The UK has ratified the Unified Patent Court Agreement, but it still needs to be ratified by  Germany and it is unclear if this will occur before 29 March 2019.  If the UPC does not come into force, there will be no changes for UK and EU businesses at the point that the UK exits the EU.

If the UPC does come into force, the notice confirms that the Government will “explore whether it would be possible to remain within” the UPC and UP systems even in a hard Brexit scenario. If the UK has to withdraw from one or both systems, the notice envisages the following implications:

  1. Businesses will no longer be able to use the UPC and UP systems to protect and enforce their inventions within the UK, but will be able to apply for domestic UK rights as they can now, via the UK Intellectual Property Office and the non-EU European Patent Office.
  2. Existing UPs will give rise to equivalent UK patent protection to ensure continued protection in the UK. However the UP system only comes into force when the UPC is operational. It is therefore unlikely that UPs will exist before 29 March 2019.
  3. UK businesses will still be able to use the UPC and UP systems to protect their inventions within the contracting EU countries. However in the UK, businesses will only have the option of protecting their inventions using national patents (including patents available from the European Patent Office) and UK courts.
  4. UK businesses will still be open to litigation within the UPC based on actions they undertake within the contracting EU countries if they infringe existing rights.

For further information please contact Bonella Ramsay (Partner).

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Deal or no-deal? Implications for patents following a no-deal Brexit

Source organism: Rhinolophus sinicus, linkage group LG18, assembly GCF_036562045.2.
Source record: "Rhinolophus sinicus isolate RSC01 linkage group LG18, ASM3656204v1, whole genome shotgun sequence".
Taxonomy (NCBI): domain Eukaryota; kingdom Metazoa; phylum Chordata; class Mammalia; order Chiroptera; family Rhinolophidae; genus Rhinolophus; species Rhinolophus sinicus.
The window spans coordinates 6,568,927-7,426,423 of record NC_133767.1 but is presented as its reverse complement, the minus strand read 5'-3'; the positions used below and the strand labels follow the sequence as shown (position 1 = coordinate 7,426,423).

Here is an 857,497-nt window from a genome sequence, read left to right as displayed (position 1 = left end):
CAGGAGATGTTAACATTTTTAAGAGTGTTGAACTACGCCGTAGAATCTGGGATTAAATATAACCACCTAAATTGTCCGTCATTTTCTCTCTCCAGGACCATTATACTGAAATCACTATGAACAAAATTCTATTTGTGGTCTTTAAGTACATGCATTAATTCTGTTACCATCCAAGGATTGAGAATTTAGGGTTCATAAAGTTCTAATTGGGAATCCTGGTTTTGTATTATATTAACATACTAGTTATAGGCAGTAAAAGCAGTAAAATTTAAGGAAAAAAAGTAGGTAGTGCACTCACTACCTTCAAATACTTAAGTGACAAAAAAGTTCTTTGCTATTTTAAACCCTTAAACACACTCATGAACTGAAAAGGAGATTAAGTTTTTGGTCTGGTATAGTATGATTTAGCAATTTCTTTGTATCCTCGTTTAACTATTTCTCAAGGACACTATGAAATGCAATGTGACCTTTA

By Bonella Ramsay and Sam Mitchell 26 September 2018




This week, the UK Government released multiple technical notes detailing the intellectual property implications of a no-deal Brexit for exhaustion of rights, patents, trademarks and designs, and copyright. A few months ago, the idea of a no-deal Brexit was only entertained as a highly unlikely, ‘worst-case scenario’. This series of notes provides an update on the government’s plan in light of a hard Brexit.

The Withdrawal Act 2018 intends for current EU patent legislation to be retained in UK law.  Importantly, the EU’s legislation on supplementary protection certificates (SPCs) will be kept in UK law and “this law, along with existing supporting provisions in UK patents legislation, will form the UK’s own supplementary protection regime on exit”.   Likewise, all other EU legislation relevant to patents and supplementary protection certificates will be kept in UK law.

The UK’s membership of the European Patent Convention is not impacted by Brexit the current European patent system) will remain in place and continue to operate independently from the EU regime”.

The notice confirms that in the event of a hard Brexit:

  1. Any existing rights and licences in force in the UK will remain in force after March 2019 and no action is required from patentees or licensees.
  2. The SPC regime in the UK will continue to operate as before for UK, EU and third country businesses.
  3. Pending applications for patents and for SPCs will continue to be assessed on the same basis, and new applications can continue to be filed. If legal proceedings involving these rights or licences are underway, they will continue unaffected.
  4. The conditions for patenting biotechnological inventions will remain in place.  UK, EU and third country businesses as UK patent holders, third parties and applicants can continue to make decisions on the basis of the current legislation. Patent examiners will continue to apply the same law when scrutinising patent applications in this area. Third parties who wish to challenge the validity of a patent will be able to do so on the same grounds as at present.
  5. For compulsory licensing, UK, EU or third country businesses as holders of UK patents or plant variety rights  will continue to be able to apply for a compulsory licence, where there is an overlap between the rights.
  6. UK, EU and third country businesses will continue to be able to obtain a compulsory licence for manufacturing a patented medicine to meet a specific health need in a developing country.